The Soviet system from its inception had both legislative and executive structures. The RSFSR and then USSR Congress of Soviets, indirectly elected by lower-level soviets, fulfilled the legislative function from 1917 to 1936. The congress quickly turned into an obedient executor of the party’s wishes. In 1936 the Stalin constitution instituted a directly elected national parliament, the Supreme Soviet. It consisted of two chambers, the Council of the Union and the Council of Nationalities, with 750 deputies each. The Supreme Soviet, too, was a rubber stamp for the CPSU. All its members were elected without competition, on slates carefully assembled by the party organs. It met for only several days per year, although its committees convened at greater length; all votes were unanimous. The parliament elected a presiding body, the Presidium of the Supreme Soviet, which handled mostly protocol duties, such as issuing decrees that certified decisions already made by the CPSU. The presidium’s chairman acted as an honorific head of state.
The Supreme Soviet also appointed, under CPSU tutelage, the senior officials in the executive agencies of the government. The cabinet of department heads was known as the Council of People’s Commissars from 1917 until 1946 and the Council of Ministers thereafter. The chairman of the council (unofficially dubbed the premier), the ministers, and the immense bureaucracies that served under them had much everyday power, but answered in the end to the party and served at its pleasure. Stalin doubled as general secretary of the CPSU and chairman of the Council of Ministers from the outbreak of World War II to his death, as did Georgy Malenkov (in 1953) and Nikita Khrushchev (from 1958 until 1964). When Khrushchev’s fellow CPSU leaders deposed him in 1964, they decided to keep the positions of chairman of the Council of Ministers and CPSU general secretary in separate hands.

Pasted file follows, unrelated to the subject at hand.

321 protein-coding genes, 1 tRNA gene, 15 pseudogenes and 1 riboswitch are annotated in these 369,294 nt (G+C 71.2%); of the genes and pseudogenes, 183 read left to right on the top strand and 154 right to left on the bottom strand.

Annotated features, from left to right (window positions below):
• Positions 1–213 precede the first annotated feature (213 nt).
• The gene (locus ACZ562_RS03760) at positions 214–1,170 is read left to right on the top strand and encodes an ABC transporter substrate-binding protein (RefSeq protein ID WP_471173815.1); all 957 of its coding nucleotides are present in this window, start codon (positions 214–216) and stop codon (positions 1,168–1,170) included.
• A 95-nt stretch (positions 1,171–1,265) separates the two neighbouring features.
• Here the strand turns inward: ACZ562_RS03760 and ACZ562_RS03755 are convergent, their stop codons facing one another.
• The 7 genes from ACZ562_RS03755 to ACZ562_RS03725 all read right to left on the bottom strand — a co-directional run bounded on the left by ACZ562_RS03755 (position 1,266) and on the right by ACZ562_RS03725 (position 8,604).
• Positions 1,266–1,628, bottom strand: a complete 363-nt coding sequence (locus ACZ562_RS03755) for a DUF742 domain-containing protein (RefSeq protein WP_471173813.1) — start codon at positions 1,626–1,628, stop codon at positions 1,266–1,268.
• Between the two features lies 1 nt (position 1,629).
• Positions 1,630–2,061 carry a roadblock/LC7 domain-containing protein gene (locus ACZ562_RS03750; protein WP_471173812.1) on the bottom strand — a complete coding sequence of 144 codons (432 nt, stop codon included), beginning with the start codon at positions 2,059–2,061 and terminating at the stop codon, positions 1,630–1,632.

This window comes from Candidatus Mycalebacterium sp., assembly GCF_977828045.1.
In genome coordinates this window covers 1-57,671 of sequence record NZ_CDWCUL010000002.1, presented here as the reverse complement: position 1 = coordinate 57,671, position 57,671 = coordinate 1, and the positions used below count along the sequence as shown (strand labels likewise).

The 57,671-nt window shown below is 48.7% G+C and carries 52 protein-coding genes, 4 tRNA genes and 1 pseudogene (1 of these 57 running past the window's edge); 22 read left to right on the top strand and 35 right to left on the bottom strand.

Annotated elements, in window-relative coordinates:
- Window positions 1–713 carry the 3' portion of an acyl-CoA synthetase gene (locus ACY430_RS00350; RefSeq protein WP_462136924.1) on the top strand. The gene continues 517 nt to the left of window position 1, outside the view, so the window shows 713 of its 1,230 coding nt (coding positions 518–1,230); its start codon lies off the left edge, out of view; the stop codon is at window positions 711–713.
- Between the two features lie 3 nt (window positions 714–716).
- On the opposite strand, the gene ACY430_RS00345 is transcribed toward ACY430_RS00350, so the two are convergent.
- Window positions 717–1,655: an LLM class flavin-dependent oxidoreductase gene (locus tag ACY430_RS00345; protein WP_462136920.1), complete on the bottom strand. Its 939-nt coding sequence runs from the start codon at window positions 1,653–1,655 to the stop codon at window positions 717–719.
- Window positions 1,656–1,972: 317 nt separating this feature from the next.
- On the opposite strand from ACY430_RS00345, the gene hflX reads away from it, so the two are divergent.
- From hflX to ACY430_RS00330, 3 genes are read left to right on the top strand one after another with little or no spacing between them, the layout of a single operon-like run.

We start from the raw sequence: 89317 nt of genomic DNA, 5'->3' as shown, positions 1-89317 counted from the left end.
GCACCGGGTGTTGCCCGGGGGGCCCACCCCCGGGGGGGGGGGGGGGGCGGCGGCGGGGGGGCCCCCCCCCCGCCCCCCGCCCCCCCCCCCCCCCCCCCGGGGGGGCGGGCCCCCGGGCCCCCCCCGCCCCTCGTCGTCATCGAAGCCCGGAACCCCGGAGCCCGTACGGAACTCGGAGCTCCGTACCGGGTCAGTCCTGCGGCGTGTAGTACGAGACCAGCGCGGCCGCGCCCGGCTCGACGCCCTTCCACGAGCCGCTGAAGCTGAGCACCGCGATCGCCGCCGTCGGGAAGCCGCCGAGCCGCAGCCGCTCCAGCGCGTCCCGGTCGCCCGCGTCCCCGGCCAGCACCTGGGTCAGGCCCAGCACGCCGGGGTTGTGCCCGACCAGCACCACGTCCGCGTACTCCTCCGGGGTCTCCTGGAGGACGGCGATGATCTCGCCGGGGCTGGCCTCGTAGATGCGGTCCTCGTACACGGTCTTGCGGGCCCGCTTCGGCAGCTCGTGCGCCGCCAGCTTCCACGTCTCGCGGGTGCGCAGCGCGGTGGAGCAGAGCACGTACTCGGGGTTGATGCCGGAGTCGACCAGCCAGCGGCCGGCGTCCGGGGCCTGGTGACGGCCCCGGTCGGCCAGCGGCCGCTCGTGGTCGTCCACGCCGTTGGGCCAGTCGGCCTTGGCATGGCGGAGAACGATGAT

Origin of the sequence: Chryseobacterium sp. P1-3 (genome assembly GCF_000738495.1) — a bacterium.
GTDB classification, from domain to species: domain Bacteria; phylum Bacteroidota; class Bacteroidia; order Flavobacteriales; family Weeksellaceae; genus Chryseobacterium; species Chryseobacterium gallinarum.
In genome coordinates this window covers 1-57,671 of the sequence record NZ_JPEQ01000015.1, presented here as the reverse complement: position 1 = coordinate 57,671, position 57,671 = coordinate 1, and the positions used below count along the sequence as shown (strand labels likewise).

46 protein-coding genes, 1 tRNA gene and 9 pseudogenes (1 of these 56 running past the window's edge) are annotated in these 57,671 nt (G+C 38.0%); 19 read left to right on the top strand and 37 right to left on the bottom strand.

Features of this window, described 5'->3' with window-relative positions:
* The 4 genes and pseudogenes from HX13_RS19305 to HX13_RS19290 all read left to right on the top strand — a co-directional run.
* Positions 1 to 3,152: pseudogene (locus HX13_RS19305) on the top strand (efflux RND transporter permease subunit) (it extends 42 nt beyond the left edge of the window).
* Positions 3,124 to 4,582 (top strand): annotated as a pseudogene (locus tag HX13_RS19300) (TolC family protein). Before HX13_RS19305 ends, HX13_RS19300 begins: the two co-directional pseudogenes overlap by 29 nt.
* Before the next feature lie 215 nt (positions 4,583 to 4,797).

Reflecting the vast scope of Soviet government, the Council of Ministers had many more members than any Western cabinet. In 1987, for instance, it numbered 67 persons. Its chairman, Nikolay Ryzhkov, was aided by 13 deputy premiers, each presiding over a segment of the bureaucracy. Of the 56 ministries and equivalent agencies represented in the council, some had responsibilities that would be familiar in almost any national government (such as running the post office, the courts, or the army), but the majority administered branches of the state-held economy. "USSR" © Emmanuel BUCHOT, Encarta, Wikipedia.
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